However, Grace’s affair with Milland almost cost her career, as she was branded a nymphomaniac, a homewrecker. It was the 1950s, a time in which America reverted to its puritanical, almost Victorian roots and even Ingrid Bergman was not spared, when she left her husband for the Italian director Roberto Rossellini. While discussing about Grace Kelley with her biographer James Spada, Mrs Hathaway, widow of Grace’s first director Henry Hathaway, bitterly stated that Grace always wore those white gloves, but she was no saint and she had an illicit relationship with her best friend, Muriel Frances Weber’s husband, Ray Milland. When Spada asked her with whom else in Hollywood she may have had affairs, she blatantly replied, with everybody.
Grace supposedly had an affair with her co-star, Bing Crosby, while filming The Country Girl (1954), for which she won an Oscar. After attending the Oscar ceremony, Crosby reportedly visited Grace’s hotel room, intending to spend the night with her, only to find Marlon Brando in her bed, who had beaten him for an Oscar earlier that night. It has also been rumoured that Kelly had an affair with Cary Grant, her co-star in To Catch a Thief (1955), which is said to have lasted several years, perhaps even while Kelly was married to Prince Rainie. Apart from that, she had a brief and very discreet affair with David Niven. Later, they became close and lifelong friends and he and his wife frequently visited the palace at Monaco once Grace became a princess.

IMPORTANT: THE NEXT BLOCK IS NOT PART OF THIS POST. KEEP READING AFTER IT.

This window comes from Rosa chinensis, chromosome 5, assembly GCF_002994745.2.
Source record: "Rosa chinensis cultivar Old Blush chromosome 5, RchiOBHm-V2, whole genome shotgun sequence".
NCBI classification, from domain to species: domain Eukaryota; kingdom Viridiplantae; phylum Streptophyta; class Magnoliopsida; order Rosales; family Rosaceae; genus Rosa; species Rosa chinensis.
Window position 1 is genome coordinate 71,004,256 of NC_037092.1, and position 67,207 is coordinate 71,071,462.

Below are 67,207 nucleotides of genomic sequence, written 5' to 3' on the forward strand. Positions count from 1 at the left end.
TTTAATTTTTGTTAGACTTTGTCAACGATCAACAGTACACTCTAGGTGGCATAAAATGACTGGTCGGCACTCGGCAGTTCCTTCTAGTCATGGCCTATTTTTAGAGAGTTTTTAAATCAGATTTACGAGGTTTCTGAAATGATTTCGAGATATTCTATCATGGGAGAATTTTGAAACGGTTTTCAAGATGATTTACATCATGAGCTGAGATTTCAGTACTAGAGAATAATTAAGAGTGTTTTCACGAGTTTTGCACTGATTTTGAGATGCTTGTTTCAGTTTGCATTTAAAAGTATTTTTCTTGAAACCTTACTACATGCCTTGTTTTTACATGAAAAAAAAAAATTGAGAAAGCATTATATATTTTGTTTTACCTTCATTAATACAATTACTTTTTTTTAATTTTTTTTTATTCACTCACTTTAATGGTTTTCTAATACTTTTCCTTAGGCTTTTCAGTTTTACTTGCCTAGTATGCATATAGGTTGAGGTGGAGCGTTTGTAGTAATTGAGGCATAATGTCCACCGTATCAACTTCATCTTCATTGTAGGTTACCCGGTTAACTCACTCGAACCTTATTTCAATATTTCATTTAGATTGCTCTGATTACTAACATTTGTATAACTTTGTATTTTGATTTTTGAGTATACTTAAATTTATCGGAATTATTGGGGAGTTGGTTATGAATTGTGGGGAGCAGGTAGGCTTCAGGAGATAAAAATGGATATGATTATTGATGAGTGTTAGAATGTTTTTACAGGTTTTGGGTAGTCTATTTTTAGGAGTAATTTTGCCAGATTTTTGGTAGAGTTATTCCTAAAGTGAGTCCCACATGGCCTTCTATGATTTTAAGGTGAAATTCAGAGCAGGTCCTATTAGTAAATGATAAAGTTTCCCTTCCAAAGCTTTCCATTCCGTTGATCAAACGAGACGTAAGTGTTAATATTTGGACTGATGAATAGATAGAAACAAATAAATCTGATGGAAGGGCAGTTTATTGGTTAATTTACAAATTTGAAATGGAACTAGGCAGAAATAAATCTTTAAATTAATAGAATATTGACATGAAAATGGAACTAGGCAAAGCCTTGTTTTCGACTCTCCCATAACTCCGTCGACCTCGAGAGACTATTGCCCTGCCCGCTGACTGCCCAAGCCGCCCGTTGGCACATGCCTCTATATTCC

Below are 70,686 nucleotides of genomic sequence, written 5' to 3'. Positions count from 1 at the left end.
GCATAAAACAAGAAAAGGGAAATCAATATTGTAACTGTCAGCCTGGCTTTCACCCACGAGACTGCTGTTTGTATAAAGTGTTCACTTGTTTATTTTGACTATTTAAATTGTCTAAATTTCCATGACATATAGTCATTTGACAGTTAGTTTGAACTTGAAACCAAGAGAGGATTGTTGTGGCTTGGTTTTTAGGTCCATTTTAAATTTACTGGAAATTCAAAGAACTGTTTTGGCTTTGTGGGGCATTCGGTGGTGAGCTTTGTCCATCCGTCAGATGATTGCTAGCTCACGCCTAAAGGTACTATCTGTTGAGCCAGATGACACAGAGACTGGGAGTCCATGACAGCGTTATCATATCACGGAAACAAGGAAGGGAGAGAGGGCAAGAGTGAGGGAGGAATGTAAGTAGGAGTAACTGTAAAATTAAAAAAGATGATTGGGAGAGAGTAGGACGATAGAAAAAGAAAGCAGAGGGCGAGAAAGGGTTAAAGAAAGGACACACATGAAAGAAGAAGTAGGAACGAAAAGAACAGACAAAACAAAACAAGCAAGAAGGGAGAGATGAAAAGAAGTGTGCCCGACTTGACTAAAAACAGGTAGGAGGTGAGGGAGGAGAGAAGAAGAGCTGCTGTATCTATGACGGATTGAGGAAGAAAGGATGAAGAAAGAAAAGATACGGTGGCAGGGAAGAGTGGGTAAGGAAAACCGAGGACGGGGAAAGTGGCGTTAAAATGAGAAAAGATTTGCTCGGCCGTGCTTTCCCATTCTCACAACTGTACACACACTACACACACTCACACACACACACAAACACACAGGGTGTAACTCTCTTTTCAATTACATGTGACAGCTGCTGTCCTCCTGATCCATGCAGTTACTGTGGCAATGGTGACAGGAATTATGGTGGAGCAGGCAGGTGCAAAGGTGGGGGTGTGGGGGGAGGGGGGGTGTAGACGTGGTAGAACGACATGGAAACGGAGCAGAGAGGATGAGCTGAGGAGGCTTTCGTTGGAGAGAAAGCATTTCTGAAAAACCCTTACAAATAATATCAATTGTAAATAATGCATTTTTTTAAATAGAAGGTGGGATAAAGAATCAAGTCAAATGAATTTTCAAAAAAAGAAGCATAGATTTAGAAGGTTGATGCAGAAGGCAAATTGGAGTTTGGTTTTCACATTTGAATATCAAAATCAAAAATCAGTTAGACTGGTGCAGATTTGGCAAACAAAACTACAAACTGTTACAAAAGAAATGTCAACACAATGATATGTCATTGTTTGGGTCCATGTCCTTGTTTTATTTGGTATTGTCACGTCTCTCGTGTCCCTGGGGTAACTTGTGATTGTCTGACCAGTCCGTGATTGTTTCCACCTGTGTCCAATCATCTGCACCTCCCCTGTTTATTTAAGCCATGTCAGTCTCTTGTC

While talking about Grace, Zsa Zsa Gabor, who racked up nine husbands during her lifetime, famously stated that Grace went to bed with anyone she fancied at the time and had more boyfriends in a month than she had in a lifetime. As a matter of fact, there were many more lovers in her life, besides those mentioned above. She was briefly involved with French star Jean-Pierre Aumont in 1955 and even as late as 1981, she was secretly seeing Austrian director Roger Dornhelm. But before becoming a princess, Grace was engaged to the famed fashion designer Oleg Cassini, credited with the signature look of Jackie Kennedy, but she called off the engagement, as her parents disapproved the relationship, because of Cassini’s Russian roots and his previous divorces. It was even rumoured that during that time, Kelly was pregnant with Cassini’s child, but she terminated the pregnancy.
However, it was a story right out of every little girl’s fairy tale, but it came as a shocking surprise to many, when news came out that Grace Kelley, the Icy Queen of Hollywood, was getting married to a foreign royalty, Prince Rainier III of Monaco. It all started with a chance encounter on a French train that had several big names on it, along with Grace Kelly and Prince Rainier III of Monaco, who met and fell in love. They were married on 18 April 1956, but before that, Grace reportedly pretended to be a virgin, claiming that she broke her hymen, while playing field hockey in high school.